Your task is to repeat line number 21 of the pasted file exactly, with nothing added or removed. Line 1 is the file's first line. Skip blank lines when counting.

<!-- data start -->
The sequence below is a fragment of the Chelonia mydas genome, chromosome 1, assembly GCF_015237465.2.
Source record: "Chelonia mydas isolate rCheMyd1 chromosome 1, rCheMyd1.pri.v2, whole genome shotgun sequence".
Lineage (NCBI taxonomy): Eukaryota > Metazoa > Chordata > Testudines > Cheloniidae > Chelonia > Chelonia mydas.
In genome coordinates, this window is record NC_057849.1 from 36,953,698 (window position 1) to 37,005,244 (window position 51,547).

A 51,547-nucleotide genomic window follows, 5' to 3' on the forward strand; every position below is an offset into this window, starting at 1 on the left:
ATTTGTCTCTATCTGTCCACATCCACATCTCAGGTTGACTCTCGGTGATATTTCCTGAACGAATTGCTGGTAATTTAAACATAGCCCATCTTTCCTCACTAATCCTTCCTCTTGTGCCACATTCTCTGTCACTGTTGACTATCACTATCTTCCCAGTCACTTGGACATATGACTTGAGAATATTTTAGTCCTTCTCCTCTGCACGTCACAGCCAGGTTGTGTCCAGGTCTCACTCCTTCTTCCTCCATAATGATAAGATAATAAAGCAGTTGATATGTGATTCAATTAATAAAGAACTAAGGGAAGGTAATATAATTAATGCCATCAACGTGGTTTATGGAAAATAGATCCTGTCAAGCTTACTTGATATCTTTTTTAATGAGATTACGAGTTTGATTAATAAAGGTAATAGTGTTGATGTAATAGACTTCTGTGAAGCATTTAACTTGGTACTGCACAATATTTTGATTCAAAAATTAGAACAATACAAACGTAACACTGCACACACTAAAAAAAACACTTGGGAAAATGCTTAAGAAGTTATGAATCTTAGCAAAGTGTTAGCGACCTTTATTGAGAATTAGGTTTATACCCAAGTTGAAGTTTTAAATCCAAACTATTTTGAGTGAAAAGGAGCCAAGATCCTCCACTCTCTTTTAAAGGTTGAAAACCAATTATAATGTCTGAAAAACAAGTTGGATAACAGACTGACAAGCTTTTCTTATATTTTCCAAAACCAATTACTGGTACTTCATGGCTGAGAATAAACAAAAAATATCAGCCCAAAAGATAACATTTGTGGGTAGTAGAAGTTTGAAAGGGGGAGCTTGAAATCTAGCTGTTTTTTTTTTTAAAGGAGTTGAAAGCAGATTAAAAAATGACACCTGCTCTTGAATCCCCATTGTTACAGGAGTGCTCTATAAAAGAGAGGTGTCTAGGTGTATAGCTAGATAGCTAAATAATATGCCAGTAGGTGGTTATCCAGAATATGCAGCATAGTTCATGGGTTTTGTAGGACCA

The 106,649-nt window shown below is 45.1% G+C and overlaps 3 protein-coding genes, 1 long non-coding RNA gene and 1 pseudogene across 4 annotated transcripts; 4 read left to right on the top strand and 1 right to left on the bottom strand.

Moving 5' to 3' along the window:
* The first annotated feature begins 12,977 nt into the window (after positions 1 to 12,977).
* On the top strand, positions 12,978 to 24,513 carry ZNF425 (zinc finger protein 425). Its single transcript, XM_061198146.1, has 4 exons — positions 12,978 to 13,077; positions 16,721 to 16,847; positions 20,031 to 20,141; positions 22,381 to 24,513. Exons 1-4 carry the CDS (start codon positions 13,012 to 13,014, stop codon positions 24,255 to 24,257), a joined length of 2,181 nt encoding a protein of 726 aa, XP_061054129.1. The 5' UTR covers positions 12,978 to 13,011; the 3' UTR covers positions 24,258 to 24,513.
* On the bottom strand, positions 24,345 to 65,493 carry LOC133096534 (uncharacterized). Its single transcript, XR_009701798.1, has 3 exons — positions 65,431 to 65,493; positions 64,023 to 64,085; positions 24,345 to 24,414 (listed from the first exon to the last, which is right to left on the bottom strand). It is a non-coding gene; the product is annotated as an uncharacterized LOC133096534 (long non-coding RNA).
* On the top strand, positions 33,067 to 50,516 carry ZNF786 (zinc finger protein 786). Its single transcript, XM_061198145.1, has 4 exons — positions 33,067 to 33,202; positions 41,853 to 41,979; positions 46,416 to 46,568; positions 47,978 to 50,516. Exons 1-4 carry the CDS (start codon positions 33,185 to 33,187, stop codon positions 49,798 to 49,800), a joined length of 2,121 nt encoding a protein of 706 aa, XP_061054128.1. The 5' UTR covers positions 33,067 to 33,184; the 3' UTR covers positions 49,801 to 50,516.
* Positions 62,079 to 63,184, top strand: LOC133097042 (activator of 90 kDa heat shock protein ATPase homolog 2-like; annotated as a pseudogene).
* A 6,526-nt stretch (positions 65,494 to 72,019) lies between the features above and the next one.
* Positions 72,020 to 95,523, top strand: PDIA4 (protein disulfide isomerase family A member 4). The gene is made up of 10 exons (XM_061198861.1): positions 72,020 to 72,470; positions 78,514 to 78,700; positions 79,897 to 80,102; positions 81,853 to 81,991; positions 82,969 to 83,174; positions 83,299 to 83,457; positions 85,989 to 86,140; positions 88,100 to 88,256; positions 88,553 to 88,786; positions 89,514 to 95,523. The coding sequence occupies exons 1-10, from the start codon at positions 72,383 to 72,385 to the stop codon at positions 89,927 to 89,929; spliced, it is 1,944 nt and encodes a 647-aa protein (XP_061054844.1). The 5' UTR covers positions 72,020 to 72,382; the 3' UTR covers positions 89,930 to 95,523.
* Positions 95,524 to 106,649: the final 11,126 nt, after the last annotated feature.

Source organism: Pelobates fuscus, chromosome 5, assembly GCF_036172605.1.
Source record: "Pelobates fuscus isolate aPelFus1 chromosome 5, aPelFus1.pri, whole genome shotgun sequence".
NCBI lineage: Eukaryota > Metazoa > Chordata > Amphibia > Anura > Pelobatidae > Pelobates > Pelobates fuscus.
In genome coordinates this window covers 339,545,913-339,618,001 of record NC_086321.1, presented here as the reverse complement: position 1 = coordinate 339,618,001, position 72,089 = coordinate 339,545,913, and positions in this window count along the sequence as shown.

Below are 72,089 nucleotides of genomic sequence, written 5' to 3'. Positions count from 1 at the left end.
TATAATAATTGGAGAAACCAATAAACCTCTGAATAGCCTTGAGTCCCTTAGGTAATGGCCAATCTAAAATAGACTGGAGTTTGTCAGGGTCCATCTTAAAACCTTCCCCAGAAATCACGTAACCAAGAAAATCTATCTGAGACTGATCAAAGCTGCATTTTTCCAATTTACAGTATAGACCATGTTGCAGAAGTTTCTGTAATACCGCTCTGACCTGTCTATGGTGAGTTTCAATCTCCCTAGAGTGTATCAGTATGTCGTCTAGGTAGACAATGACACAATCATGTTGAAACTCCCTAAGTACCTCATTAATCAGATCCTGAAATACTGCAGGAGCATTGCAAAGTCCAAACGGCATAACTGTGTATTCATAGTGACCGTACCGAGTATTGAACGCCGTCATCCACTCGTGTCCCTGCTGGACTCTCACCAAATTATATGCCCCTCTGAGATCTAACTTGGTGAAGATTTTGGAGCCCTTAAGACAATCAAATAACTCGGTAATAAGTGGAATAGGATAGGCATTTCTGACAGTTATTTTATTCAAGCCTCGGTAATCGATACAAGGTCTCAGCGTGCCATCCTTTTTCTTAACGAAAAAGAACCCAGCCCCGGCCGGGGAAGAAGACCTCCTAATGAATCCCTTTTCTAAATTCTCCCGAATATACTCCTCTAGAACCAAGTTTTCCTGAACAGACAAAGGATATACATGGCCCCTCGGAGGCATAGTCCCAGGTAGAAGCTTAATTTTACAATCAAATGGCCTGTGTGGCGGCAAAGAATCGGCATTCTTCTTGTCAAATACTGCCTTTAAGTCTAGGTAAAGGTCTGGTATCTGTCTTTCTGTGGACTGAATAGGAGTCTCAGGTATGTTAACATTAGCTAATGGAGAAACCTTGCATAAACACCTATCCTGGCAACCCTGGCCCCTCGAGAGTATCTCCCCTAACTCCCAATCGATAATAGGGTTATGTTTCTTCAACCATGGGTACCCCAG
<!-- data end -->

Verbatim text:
Below are 72,089 nucleotides of genomic sequence, written 5' to 3'. Positions count from 1 at the left end.